Broadly defined, epistemology is the study of the of the nature and origin of knowledge. In these terms epistemology is the search for truth. Epistemology is best understood in terms of its goal. The goal of epistemology is to understand and explain the universe and how it works. Like science, epistemology begins by seeking answers to our practical needs. Meeting our basic needs gave birth to science, as we know it. When a need presents itself, the natural instinct is to find a way to meet that need. Meeting needs and solving problems is the essence of science and the reason we seek the truth. Science is problem solving.
Generally science is defines as obtaining knowledge of the physical world either directly or indirectly through our five senses. In this regard science becomes limited to the physical world. Epistemology goes beyond science by including metaphysical topics. By definition, certain things, such as God and the origin of the universe, exist outside of science. Topics such as these rightly fall within the realm of epistemology. Epistemology began with addressing the question of existence and soon moved on to consider if any universally valid statement was possible.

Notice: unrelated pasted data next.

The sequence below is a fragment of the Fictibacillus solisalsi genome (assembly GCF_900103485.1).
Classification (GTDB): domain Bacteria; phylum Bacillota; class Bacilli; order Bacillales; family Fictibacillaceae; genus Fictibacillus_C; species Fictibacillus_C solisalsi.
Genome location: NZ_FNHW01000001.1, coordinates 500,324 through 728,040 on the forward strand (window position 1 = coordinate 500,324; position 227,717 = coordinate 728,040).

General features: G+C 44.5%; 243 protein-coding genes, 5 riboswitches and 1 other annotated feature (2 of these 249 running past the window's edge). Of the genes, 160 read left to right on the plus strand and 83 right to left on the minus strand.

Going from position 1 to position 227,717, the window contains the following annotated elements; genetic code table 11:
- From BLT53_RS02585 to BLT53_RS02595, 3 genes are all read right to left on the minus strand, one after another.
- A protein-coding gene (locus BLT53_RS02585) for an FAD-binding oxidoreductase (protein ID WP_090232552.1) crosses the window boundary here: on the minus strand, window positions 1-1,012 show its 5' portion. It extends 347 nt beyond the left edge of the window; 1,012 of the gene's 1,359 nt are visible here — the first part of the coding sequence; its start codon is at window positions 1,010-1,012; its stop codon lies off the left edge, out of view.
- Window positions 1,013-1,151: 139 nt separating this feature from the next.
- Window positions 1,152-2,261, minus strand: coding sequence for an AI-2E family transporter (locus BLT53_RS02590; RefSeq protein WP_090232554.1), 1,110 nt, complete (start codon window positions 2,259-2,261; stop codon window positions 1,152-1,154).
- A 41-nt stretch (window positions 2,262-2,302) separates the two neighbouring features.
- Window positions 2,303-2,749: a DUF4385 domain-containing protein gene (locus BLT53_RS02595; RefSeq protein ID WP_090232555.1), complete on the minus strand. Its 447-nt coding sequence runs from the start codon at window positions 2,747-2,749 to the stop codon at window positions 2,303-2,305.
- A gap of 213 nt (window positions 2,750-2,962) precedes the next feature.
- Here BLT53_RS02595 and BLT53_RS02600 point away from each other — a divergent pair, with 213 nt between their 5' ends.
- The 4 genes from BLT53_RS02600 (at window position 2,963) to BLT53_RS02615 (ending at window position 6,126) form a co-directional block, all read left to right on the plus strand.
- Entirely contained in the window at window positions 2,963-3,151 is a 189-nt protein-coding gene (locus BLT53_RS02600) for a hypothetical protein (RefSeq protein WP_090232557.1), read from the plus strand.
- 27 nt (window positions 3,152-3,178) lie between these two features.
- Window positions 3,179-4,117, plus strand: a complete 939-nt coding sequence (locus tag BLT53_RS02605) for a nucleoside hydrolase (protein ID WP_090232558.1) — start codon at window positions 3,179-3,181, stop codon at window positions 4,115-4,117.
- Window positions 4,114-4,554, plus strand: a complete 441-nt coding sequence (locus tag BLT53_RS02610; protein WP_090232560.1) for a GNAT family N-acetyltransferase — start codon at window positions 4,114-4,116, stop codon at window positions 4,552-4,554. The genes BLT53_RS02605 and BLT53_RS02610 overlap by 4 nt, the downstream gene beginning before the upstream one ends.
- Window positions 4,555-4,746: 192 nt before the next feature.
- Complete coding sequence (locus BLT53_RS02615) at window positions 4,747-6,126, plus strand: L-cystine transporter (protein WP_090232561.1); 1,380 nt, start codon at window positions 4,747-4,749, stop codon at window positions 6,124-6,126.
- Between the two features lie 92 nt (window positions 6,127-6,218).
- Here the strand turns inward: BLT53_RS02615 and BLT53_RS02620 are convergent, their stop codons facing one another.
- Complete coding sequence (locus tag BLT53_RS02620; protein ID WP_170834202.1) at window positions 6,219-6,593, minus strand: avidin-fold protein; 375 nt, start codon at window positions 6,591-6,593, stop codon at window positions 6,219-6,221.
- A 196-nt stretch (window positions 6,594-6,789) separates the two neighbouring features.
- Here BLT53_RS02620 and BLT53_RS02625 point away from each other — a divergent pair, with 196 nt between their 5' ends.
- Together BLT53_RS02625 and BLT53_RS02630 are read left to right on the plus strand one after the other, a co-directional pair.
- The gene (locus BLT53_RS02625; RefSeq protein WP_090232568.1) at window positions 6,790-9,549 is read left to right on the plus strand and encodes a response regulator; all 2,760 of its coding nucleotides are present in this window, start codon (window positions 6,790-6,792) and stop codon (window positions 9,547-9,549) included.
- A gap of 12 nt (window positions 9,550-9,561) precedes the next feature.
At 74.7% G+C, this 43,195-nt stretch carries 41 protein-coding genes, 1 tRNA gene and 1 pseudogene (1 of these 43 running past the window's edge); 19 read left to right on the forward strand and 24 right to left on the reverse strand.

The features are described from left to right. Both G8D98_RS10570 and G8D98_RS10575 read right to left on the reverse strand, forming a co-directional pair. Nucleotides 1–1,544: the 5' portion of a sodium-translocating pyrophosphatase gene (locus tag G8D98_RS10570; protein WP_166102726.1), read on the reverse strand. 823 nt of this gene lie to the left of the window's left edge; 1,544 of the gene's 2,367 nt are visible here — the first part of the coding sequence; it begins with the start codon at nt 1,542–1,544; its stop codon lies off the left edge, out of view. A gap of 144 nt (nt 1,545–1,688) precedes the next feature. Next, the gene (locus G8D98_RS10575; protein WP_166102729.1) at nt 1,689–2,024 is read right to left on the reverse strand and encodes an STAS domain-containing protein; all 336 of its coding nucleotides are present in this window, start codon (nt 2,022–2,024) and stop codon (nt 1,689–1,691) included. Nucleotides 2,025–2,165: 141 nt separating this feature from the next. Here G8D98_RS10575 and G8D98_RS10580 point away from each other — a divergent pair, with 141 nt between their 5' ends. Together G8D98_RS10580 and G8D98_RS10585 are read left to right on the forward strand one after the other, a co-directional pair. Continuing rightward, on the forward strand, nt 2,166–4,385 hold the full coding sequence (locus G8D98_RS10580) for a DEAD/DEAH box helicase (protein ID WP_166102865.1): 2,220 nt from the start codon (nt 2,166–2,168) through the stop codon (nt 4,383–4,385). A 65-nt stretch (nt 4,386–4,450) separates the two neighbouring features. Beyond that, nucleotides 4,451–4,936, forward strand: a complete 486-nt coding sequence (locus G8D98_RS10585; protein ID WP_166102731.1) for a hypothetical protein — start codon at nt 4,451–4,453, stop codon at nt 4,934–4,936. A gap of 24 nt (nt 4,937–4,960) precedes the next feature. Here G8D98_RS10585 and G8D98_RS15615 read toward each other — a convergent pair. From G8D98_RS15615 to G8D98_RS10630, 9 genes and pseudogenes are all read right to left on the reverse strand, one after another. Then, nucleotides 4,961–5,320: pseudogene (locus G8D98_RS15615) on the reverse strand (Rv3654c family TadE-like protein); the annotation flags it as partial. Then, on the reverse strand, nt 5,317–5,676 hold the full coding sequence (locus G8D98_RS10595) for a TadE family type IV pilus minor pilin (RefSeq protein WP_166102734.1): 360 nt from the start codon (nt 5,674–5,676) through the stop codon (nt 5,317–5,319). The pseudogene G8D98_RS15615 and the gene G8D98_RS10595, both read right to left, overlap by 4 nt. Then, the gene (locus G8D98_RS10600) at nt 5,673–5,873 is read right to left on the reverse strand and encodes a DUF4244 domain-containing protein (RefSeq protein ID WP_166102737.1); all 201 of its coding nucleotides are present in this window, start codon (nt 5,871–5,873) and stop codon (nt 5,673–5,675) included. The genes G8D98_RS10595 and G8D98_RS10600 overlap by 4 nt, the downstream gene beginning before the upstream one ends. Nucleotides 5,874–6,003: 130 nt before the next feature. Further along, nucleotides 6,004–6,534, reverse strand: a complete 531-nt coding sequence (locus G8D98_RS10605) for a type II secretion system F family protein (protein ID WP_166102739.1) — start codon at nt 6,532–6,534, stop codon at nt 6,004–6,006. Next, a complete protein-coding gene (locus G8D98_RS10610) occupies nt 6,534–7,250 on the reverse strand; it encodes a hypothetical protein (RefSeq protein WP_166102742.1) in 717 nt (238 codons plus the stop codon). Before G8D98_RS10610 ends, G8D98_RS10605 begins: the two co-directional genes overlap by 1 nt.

Historically, truth has been known in several ways. In the ancient world, the discovery of truth (often through science) was closely linked to the religious leaders of the day. In Egypt, for example, the scholars were mostly priests (Durant 179). These priests both declared what was true in the physical and metaphysical realm. In the first century A.D. the Christian church arose. The early Christian Church included in its teachings the authority of the Bible (2 Timothy 3:15). Eventually, church authority took precedence over the authority of the Bible. Ultimately this shift led to the Reformation. At the same time, the Renaissance gave birth to the modern scientific method of discovering truth (Schaeffer (1976), 32). Over the centuries, the knowledge gained about the physical world has been organized in such a way that it becomes useful in understanding nature. The process of gaining knowledge about the universe and organizing that knowledge is what we call science (Taylor XV). The scient ific method is closely identified with the use of reason. The rise of the nuclear age demolished the rationale approach demanded by the scientific method and gave rise to postmodernism. Postmodernism teaches that one can only know from a certain perspective. Postmodernism essentially rejects the concept of universally acceptable truth.